Immigration Curbs Bad PR For UK, Says Minister
Britain's immigration policy has been bad PR for the country abroad and is putting off students, according to the science minister.
David Willetts said that moves to reduce the number of people coming to the UK to the tens of thousands by next year had "played disappointingly badly" in India and had hampered the effort to attract international candidates.
It comes despite a charm offensive by ministers and an admission by the Prime Minister during a visit in November that plans to charge a £3,000 visa bond to ensure people didn't overstay had caused alarm.
Mr Willets said that the number of students from India had dropped by 38% by 2011 and 2012 and blamed it on the way India had reported on British immigration policy.
He said that by contrast there had been an increase in the number of applications to study from China, where press controls are significantly tighter.
In an interview with Total Politics magazine, he said: "It has played disappointingly badly on the Indian sub-continent.
"I've been with the Prime Minister to India on several occasions, and we both make the point that legitimate students can apply, with no number controls.
"But it's a striking contrast: in China, that is completely understood. The number of Chinese students coming to Britain continues to surge, which shows it's not a matter of British policy. It's about the different ways it's perceived and reported in India."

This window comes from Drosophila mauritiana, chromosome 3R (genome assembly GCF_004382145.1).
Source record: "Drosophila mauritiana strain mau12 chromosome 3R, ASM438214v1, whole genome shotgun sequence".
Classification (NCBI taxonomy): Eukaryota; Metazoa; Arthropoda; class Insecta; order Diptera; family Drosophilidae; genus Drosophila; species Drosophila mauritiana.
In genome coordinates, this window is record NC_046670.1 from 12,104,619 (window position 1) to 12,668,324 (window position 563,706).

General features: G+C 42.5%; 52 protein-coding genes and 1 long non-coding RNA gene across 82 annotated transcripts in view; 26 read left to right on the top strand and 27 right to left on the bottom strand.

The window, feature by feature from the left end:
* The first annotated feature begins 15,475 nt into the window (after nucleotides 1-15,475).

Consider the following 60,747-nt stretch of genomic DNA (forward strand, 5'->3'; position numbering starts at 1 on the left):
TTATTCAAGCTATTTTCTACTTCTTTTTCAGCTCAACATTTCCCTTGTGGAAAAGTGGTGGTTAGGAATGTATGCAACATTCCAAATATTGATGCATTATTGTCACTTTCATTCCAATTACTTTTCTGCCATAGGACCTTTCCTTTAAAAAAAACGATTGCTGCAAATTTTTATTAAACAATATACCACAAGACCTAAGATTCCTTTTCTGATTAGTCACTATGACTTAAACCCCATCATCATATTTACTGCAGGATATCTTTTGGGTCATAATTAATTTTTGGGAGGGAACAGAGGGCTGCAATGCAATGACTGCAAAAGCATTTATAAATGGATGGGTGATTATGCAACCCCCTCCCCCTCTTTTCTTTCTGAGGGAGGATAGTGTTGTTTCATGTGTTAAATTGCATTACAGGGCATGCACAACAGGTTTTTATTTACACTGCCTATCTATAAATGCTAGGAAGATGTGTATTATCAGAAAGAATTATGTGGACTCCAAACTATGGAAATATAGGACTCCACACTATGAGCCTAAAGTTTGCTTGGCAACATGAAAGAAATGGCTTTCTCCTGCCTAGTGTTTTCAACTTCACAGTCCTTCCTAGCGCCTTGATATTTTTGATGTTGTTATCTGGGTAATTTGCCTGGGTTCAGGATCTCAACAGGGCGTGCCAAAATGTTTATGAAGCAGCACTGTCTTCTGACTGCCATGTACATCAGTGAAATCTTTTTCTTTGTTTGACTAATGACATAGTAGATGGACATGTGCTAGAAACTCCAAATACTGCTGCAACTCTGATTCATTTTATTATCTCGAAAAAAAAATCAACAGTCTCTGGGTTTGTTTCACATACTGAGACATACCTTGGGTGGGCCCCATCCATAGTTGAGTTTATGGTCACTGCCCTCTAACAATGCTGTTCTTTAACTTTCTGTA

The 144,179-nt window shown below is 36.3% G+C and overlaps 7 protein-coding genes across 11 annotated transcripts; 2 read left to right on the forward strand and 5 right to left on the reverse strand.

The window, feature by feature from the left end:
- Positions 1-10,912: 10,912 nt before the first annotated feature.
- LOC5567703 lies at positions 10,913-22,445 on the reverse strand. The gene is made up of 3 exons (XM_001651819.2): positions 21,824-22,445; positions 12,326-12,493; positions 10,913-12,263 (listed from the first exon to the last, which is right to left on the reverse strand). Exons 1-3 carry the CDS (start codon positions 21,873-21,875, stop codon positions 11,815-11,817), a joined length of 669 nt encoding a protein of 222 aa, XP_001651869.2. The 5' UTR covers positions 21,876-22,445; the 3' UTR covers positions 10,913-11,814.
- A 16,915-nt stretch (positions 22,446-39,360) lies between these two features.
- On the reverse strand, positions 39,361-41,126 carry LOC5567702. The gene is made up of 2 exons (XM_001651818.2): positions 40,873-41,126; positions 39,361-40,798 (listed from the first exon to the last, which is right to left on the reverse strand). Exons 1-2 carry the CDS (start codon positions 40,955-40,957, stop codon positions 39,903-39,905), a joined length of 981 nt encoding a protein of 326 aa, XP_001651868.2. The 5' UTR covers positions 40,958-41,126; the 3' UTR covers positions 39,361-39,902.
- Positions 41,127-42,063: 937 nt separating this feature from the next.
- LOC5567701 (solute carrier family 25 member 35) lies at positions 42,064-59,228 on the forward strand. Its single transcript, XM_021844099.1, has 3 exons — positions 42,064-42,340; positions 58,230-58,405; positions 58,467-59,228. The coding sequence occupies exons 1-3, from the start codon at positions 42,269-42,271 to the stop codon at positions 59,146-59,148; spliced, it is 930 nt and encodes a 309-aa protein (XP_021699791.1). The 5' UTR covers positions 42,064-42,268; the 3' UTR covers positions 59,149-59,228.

During a visit to India in November Mr Cameron called for "calm language" on immigration.
The Prime Minister has also been under fire in Europe for his immigration policy after introducing stringent measures amid fears of an influx of Romanians and Bulgarians at the beginning of the year.
European Commission vice president Vivian Reding accused Mr Cameron of peddling myths about a "foreign invasion".
And employment commissioner Laszlo Andor warned Britain was at risk of being seen as the "nasty country".
Speaking on the Radio 4 Today Programme, he said Brussels was preparing to rule on whether the curbs on European Union migrants claiming benefits would be challenged.
EU migrants will have to prove they are earning at least £149 a week for three months from March 1 before they are allowed to claim benefits including child tax credits, child benefit and job seeker's allowance if they lose their jobs.
Mr Laszlo said that the new rules were likely in contravention of EU law.
Plans to charged a £3,000 visa bond were dropped by the Government.